He'd probably buy the next xbox, just because it's the system he's used to using. Having to learn a new controller format alone would be annoying for him. So all this annoying quirks would probably escape his notice completely until he discovered them post-purchase.

Sure, they'll be "Requires internet connection" on the box. But who is ACTUALLY going to notice that?
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#20 May 23 2013 at 8:42 AM Rating: Good
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People that don't have it connected to the internet regularly would probably notice it pretty quick. I can't remember the last time I bothered with my 360.
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#21 May 23 2013 at 9:02 AM Rating: Good
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So, now there's this.

https://twitter.com/XboxSupport3/status/336924786410278912
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#22 May 23 2013 at 9:07 AM Rating: Decent
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Based off of my "Pullingitoutofmyasstimates" Microsoft lost 40% of their gamer customer base after the announcement, so they're backpedaling on a lot of statement to get people back long enough to buy a system.
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#23 May 23 2013 at 9:09 AM Rating: Good
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If it wasn't true, why did a VP of Microsoft tell us it might/will be the case in the first place?

I bet this is a policy that had been seriously considered and and is still a likely scenario that Microsoft is prepared to implement with a single update.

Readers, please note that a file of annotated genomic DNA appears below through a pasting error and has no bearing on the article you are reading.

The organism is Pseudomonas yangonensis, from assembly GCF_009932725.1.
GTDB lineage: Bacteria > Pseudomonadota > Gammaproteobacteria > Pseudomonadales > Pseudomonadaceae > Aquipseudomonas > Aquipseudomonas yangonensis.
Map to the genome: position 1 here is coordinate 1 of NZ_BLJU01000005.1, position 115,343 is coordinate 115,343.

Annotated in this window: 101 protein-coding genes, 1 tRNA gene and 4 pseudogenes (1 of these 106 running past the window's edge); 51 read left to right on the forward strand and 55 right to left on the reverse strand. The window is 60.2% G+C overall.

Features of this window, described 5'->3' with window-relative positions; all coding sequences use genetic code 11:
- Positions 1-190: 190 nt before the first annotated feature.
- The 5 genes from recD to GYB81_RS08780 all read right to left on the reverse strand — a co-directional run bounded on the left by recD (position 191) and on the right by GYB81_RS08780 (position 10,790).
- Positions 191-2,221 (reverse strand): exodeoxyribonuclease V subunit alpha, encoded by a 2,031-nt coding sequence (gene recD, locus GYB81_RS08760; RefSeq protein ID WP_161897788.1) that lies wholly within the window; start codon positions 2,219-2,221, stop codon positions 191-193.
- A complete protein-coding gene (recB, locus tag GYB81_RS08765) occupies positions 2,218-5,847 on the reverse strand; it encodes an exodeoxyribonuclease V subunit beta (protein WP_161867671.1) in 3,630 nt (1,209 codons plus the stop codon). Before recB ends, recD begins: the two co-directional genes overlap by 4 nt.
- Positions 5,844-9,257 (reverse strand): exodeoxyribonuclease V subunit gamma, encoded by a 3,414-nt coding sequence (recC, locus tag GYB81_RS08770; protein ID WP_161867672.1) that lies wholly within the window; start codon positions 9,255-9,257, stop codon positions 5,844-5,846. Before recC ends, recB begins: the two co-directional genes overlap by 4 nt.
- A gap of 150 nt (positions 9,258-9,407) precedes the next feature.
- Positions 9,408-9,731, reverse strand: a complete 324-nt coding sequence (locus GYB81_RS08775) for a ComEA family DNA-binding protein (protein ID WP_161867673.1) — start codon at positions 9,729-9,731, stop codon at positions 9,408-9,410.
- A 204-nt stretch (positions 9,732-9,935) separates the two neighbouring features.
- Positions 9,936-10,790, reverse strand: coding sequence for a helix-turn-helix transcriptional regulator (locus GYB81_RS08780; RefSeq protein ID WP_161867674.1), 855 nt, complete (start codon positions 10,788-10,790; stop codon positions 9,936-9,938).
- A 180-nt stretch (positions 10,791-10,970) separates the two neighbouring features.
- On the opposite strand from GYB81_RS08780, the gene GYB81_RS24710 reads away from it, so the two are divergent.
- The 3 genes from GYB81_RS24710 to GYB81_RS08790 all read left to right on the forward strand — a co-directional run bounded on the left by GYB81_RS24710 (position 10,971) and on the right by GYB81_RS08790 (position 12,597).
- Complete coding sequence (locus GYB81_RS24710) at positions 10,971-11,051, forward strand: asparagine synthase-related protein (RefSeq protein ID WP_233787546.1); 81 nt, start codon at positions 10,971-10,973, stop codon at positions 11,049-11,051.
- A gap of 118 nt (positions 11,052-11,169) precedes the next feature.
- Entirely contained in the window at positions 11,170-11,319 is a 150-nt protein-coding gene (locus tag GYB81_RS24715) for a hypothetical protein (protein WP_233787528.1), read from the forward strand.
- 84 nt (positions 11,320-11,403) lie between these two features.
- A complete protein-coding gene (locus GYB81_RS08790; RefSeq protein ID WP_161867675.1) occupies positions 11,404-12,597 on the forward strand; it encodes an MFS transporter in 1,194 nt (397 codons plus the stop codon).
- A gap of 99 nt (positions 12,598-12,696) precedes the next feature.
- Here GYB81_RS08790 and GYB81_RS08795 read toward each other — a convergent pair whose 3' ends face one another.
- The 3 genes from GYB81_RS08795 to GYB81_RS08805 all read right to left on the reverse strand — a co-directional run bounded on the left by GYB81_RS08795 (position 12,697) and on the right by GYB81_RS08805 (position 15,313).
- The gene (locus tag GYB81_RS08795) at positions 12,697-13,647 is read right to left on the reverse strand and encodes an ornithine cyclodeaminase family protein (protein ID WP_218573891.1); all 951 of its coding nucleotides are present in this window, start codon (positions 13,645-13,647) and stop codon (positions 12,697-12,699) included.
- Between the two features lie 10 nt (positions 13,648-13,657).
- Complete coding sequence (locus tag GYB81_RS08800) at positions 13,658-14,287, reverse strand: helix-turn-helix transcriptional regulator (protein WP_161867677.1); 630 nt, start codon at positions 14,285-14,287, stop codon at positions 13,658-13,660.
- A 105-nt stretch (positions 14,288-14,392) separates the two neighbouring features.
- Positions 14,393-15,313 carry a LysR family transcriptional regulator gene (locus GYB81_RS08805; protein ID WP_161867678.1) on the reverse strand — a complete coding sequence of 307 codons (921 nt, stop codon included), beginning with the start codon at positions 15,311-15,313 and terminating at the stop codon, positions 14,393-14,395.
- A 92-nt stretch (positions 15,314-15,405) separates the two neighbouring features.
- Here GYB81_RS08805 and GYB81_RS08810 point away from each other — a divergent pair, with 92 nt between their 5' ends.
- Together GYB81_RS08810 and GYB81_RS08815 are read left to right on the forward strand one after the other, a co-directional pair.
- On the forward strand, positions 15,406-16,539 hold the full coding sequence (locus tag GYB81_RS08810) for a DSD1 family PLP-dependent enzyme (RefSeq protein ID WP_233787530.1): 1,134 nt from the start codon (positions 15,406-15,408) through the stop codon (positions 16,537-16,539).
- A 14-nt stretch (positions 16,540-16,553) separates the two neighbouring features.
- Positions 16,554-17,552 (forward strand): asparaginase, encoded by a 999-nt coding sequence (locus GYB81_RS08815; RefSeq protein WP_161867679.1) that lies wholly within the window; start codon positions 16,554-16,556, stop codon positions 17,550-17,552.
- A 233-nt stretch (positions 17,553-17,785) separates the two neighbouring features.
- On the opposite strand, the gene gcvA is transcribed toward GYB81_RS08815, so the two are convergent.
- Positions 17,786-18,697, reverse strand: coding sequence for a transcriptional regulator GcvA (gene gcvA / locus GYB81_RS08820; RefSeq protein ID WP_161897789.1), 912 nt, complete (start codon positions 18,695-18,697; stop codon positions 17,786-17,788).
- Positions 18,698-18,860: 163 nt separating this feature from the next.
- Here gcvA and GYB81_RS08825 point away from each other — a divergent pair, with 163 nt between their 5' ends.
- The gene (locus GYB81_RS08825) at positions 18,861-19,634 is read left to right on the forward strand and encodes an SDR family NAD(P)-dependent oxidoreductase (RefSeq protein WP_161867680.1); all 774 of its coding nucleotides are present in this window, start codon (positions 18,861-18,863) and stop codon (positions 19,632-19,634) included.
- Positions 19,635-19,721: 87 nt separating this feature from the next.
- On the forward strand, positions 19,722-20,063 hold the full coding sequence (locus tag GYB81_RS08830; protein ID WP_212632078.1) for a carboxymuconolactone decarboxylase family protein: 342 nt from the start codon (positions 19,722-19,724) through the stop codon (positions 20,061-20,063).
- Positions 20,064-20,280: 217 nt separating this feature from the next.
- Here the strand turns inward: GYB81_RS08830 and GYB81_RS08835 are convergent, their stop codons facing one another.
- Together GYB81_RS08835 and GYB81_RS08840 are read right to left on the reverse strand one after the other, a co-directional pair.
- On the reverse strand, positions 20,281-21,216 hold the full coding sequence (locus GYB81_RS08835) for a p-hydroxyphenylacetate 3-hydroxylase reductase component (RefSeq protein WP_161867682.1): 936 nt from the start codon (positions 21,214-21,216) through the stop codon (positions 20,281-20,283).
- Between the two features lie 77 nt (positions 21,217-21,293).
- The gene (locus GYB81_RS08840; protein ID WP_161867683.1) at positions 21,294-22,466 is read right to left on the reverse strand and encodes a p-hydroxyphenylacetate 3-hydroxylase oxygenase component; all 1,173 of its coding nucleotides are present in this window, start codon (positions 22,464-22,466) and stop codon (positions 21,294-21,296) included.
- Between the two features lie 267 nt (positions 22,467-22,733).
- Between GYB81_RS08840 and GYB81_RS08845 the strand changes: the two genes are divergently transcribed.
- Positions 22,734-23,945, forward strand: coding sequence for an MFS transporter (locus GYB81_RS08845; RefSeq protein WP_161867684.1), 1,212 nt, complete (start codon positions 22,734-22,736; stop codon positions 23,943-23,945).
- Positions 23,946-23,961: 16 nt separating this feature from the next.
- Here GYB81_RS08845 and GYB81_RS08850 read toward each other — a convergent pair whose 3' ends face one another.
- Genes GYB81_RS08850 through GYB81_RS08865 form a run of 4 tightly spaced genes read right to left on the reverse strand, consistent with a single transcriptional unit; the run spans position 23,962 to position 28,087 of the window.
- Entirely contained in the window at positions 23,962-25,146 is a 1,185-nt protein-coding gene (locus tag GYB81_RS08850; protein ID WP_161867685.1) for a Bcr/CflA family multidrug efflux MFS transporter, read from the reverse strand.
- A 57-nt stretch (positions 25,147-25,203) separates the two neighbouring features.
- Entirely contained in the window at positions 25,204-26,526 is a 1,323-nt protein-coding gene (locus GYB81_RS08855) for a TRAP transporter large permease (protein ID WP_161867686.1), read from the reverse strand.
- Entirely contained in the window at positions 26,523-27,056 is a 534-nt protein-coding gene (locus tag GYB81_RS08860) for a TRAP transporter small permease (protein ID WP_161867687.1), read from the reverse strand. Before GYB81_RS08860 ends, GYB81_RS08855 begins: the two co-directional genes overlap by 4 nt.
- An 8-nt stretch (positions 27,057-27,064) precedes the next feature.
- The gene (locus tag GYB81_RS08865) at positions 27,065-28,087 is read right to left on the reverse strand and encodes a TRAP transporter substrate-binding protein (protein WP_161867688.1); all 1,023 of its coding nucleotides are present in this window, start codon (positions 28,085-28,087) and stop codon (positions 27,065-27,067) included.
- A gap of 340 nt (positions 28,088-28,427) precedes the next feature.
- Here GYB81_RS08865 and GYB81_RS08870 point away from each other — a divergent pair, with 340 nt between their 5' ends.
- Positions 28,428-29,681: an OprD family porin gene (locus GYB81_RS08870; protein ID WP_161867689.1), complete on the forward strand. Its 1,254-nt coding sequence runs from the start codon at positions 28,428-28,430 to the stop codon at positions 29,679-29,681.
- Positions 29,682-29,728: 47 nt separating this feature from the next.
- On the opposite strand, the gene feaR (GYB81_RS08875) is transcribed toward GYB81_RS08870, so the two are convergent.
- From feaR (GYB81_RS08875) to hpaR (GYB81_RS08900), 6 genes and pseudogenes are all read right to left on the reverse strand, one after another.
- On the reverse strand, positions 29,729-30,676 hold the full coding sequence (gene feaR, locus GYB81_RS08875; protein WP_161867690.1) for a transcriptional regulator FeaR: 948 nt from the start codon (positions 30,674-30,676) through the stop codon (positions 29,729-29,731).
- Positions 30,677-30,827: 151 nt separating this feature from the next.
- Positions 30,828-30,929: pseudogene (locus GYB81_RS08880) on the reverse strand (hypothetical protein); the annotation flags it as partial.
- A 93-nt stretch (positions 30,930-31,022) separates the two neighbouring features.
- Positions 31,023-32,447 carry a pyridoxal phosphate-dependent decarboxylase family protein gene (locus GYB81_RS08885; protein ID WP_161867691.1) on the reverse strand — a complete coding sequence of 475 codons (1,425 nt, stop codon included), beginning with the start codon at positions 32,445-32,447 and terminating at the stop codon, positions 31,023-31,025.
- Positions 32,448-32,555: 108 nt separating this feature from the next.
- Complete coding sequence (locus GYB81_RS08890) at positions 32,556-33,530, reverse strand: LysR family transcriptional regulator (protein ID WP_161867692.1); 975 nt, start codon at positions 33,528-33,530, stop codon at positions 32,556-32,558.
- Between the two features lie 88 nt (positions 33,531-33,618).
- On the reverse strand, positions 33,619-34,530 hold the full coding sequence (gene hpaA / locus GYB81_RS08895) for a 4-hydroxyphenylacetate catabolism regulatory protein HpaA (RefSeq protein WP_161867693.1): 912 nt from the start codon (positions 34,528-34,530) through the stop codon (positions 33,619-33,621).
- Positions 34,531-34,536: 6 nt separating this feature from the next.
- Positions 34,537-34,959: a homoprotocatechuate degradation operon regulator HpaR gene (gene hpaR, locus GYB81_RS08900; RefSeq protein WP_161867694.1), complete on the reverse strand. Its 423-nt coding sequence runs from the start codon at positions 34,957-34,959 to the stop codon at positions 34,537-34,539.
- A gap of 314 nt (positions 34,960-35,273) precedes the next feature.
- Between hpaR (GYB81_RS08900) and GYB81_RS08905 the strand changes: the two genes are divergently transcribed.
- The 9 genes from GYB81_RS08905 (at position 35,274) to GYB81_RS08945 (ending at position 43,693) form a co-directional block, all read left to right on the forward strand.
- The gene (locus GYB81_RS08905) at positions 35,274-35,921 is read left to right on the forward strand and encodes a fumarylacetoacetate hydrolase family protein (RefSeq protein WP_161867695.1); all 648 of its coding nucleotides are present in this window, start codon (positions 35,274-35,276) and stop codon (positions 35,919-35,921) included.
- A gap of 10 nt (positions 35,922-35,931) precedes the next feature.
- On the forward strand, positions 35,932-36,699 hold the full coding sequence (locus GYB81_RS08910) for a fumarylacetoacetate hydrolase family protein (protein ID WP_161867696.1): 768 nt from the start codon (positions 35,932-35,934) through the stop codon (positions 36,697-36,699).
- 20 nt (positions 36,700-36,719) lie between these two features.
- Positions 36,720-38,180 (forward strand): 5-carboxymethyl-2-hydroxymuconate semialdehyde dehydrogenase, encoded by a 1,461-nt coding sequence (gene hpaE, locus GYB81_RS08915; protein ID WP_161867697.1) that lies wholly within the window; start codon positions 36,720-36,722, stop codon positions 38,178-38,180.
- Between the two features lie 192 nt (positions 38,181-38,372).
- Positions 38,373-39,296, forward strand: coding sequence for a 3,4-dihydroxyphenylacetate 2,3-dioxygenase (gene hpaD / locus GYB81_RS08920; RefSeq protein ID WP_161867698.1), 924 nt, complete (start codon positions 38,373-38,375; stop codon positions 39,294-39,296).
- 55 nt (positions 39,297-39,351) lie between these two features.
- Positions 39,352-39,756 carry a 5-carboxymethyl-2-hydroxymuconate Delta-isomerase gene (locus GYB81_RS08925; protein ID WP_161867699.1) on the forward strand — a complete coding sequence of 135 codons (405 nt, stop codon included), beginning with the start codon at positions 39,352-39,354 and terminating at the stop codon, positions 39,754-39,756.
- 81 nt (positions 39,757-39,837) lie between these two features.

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#24 May 23 2013 at 9:13 AM Rating: Good
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That Paul Mitchell guy sure is sh*tting himself.
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#25 May 23 2013 at 9:15 AM Rating: Good
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Shaowstrike the Shady wrote:
Based off of my "Pullingitoutofmyasstimates" Microsoft lost 40% of their gamer customer base after the announcement, so they're backpedaling on a lot of statement to get people back long enough to buy a system.


Except that twitter message was posted before the stuff from the VP and that nelson guy.
#26 May 23 2013 at 9:22 AM Rating: Good
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It's pretty clear that Microsoft is a mess internally with this stuff. The only thing I can imagine is that they rapidly pushed up the entire calendar, to ensure the PS4 couldn't launch with the same advantage they had this past generation.

Nothing else makes sense to explain this extent of disorder. Particularly not when we're talking about a MAJOR product like the Xbox One.

At the end of the day, it's just really bad PR. There's always this sense, internally, that you need the highest level admin to publicly speak about a product. And that's certainly not unsubstantiated.

But the other reality is that, if they can't eloquently and accurately speak on the subject, they should NOT be interacting with the press about it, at all, until a time that they can. A delay there is WAY better than a botched presentation.